Academic journal article British Journal of Community Justice

Fighting for Justice in South Africa: Then and Now

Academic journal article British Journal of Community Justice

Fighting for Justice in South Africa: Then and Now

Article excerpt

Abstract

During autumn 2005, the author led a feasibility study investigating the experiences of 17 Xhosa men and women from the Eastern Cape who had, in some way, fought in the struggle for liberation from apartheid in its early days. The study showed, firstly, that it was possible to identify people who fell into this category with the help of archive collections and local veterans' associations. Secondly it showed that, with the assistance of final year Theology students at the University of Fort Hare, access could be gained to these 'veterans' and in-depth qualitative interviews conducted, with the students providing translation where necessary. Finally, the interviews themselves highlighted a group of people who had sacrificed much for the freedom of their country, some still optimistic, some disillusioned, but nearly all with outstanding health and social care needs. Transitional community justice aspires to a healing and restoration which still eludes many in the post-democracy years.

Key Words: South Africa; justice; apartheid; struggle; veterans; narrative

Introduction

Marcus Motaung to an Afrikaner judge who has just found him guilty of treason:

'I took myself to be a soldier, a freedom fighter,' he says. The judge took him to be a criminal. (Lelyveld, 1986: 334)

Much has been written about the long struggle of black South Africans against the apartheid regime - and much has since been written about the attempts of the Truth and Reconciliation Commission (TRC) to promote transitional restorative justice by eschewing vengeance and seeking reconciliation and unity (Boraine & Levy, 1995). The work of the TRC had its passionate advocates and its equally strong detractors (Tutu, 1999) but, once it ended, the continuation of the healing and restoration process became the function of longer-term community justice at a more informal level. Bypassing the expensive Western culture of turning to the state to resolve problems, bodies such as the township peace committees seek to build peace by addressing generic issues and generating preventive strategies through community consensus (Roche, 2002; Wright, 2004). While they have had some success, they still only operate in around 20 areas and the majority of the country's population does not have access to them. Thus, it remains difficult for many, particularly middle-aged and elderly people, once viewed as criminals, now reconceived as victims, whose generation fought and suffered greatly in the apartheid years, to find a justice 'forum' to resolve their continuing problems and grievances or to have their stories heard.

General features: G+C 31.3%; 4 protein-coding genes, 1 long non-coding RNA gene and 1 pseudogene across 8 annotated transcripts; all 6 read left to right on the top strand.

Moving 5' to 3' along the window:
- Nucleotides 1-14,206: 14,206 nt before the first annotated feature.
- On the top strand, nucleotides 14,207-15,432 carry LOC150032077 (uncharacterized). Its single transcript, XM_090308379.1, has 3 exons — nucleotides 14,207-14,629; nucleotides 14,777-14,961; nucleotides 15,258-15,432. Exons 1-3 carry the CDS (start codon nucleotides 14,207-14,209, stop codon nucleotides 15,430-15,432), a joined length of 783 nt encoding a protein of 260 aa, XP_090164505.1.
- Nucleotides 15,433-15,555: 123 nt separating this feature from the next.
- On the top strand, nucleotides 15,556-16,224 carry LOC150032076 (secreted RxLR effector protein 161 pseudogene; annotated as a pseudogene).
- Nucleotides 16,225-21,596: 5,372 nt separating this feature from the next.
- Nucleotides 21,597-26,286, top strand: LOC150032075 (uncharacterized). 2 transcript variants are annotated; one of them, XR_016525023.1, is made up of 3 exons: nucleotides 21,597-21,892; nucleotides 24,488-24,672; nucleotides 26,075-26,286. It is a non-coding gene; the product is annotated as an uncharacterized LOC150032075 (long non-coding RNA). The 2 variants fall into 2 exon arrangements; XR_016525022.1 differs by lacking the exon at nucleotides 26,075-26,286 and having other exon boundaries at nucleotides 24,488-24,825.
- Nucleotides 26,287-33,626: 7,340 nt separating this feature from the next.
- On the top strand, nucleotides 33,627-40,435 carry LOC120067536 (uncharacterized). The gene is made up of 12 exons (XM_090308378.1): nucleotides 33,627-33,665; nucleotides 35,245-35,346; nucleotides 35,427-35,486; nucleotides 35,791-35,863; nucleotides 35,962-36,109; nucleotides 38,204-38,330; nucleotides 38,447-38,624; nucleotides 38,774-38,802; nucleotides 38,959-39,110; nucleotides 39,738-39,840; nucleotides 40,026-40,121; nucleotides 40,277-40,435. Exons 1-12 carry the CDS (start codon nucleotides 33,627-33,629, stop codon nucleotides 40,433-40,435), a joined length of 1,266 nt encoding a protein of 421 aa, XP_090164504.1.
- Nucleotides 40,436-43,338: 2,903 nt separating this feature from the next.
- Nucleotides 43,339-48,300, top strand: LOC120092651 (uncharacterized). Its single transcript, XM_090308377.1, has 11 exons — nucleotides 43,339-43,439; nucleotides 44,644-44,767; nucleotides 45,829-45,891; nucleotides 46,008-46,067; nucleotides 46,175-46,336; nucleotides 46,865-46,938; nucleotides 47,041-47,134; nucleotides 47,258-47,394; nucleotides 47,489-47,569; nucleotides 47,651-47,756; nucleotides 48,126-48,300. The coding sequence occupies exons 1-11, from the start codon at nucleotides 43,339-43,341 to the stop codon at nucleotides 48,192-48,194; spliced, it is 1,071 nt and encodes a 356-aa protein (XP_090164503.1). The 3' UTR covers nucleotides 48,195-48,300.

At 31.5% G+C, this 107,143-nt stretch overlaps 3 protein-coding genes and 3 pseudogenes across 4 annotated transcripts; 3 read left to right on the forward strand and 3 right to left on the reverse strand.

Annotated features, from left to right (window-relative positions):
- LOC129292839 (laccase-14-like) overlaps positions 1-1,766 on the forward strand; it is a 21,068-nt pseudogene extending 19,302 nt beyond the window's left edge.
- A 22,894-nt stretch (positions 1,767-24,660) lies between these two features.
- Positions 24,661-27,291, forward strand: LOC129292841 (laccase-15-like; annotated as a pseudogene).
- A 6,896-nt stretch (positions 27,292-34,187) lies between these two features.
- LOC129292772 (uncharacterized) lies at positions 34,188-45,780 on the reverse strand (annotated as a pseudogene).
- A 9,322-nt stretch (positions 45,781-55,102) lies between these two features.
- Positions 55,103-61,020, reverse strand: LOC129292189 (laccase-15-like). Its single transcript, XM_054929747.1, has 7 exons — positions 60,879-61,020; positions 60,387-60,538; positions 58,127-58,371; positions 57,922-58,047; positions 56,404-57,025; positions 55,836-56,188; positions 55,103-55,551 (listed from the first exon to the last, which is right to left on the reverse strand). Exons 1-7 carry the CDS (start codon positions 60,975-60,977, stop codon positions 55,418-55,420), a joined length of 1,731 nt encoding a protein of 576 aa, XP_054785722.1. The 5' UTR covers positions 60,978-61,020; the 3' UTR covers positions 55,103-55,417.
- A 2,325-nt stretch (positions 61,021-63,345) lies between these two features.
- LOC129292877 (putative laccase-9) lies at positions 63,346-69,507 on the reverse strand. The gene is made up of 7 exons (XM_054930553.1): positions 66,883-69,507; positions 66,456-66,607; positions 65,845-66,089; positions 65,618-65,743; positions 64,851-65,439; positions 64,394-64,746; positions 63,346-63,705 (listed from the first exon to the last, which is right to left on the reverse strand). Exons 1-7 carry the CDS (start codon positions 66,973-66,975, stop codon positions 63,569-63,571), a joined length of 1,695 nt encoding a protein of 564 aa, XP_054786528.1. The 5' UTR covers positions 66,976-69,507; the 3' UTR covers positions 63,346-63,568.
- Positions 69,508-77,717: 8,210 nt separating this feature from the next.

The ANC Archives at the University of Fort Hare, Eastern Cape, and the Mayibuye Archives at the University of the Western Cape respectively house important historical records and a quantity of taped oral accounts of this 50-year period. However, there appears to be relatively little in the published research domain which examines the post-apartheid trajectory of those who fought the struggle. This is particularly needed in order to bring some understanding to the wider world of what it meant to be labelled a criminal in the apartheid years, and of the extent to which the arrival of democracy in 1994 gave reality to the vision of the freedom for which that sacrifice was made (Bell, 2001).

The piece of pilot research described here originally set out to chronicle the experiences of the so-called 'lost generation' of those who fought the struggle, only to discover that the term means different things to different people in South Africa. Most often it refers to 'the young lions' - the generation of young people who fled into exile or underground following the 1976 Soweto student uprising against Afrikaans-based teaching which was responded to by a Government-led massacre (Morrow, Maaba & Pulumani, 2004). It is also, however, employed to describe the current generation of black youth for many of whom the legacy of apartheid is under-education, unemployment and, in some cases, a life of crime. …

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